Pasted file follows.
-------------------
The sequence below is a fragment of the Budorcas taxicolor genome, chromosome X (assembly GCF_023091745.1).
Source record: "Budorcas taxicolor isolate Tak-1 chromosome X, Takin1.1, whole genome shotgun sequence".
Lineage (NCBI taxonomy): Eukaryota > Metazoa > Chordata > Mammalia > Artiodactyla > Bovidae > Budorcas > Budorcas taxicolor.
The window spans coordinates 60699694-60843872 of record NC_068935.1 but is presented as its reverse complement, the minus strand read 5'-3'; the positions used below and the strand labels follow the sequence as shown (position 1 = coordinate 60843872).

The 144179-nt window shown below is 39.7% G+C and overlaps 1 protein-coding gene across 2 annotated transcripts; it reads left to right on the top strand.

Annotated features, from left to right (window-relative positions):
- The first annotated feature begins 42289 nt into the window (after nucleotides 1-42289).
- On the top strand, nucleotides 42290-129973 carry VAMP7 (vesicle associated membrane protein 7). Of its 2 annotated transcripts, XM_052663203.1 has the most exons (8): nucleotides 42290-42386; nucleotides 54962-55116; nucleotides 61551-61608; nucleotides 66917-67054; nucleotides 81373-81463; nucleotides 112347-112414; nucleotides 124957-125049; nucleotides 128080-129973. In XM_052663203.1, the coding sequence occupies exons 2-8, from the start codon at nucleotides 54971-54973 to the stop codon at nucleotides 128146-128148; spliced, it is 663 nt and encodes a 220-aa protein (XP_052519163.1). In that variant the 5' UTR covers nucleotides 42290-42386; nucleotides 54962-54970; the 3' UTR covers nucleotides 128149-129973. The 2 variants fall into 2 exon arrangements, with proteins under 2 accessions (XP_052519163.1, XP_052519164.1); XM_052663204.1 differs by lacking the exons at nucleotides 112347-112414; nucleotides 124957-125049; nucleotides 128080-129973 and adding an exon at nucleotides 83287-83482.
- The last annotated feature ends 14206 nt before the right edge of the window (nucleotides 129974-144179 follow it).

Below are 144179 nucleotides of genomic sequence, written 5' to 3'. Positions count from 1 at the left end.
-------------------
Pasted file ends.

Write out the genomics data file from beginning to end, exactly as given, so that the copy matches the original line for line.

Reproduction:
The sequence below is a fragment of the Budorcas taxicolor genome, chromosome X (assembly GCF_023091745.1).
Source record: "Budorcas taxicolor isolate Tak-1 chromosome X, Takin1.1, whole genome shotgun sequence".
Lineage (NCBI taxonomy): Eukaryota > Metazoa > Chordata > Mammalia > Artiodactyla > Bovidae > Budorcas > Budorcas taxicolor.
The window spans coordinates 60699694-60843872 of record NC_068935.1 but is presented as its reverse complement, the minus strand read 5'-3'; the positions used below and the strand labels follow the sequence as shown (position 1 = coordinate 60843872).

The 144179-nt window shown below is 39.7% G+C and overlaps 1 protein-coding gene across 2 annotated transcripts; it reads left to right on the top strand.

Annotated features, from left to right (window-relative positions):
- The first annotated feature begins 42289 nt into the window (after nucleotides 1-42289).
- On the top strand, nucleotides 42290-129973 carry VAMP7 (vesicle associated membrane protein 7). Of its 2 annotated transcripts, XM_052663203.1 has the most exons (8): nucleotides 42290-42386; nucleotides 54962-55116; nucleotides 61551-61608; nucleotides 66917-67054; nucleotides 81373-81463; nucleotides 112347-112414; nucleotides 124957-125049; nucleotides 128080-129973. In XM_052663203.1, the coding sequence occupies exons 2-8, from the start codon at nucleotides 54971-54973 to the stop codon at nucleotides 128146-128148; spliced, it is 663 nt and encodes a 220-aa protein (XP_052519163.1). In that variant the 5' UTR covers nucleotides 42290-42386; nucleotides 54962-54970; the 3' UTR covers nucleotides 128149-129973. The 2 variants fall into 2 exon arrangements, with proteins under 2 accessions (XP_052519163.1, XP_052519164.1); XM_052663204.1 differs by lacking the exons at nucleotides 112347-112414; nucleotides 124957-125049; nucleotides 128080-129973 and adding an exon at nucleotides 83287-83482.
- The last annotated feature ends 14206 nt before the right edge of the window (nucleotides 129974-144179 follow it).

Below are 144179 nucleotides of genomic sequence, written 5' to 3'. Positions count from 1 at the left end.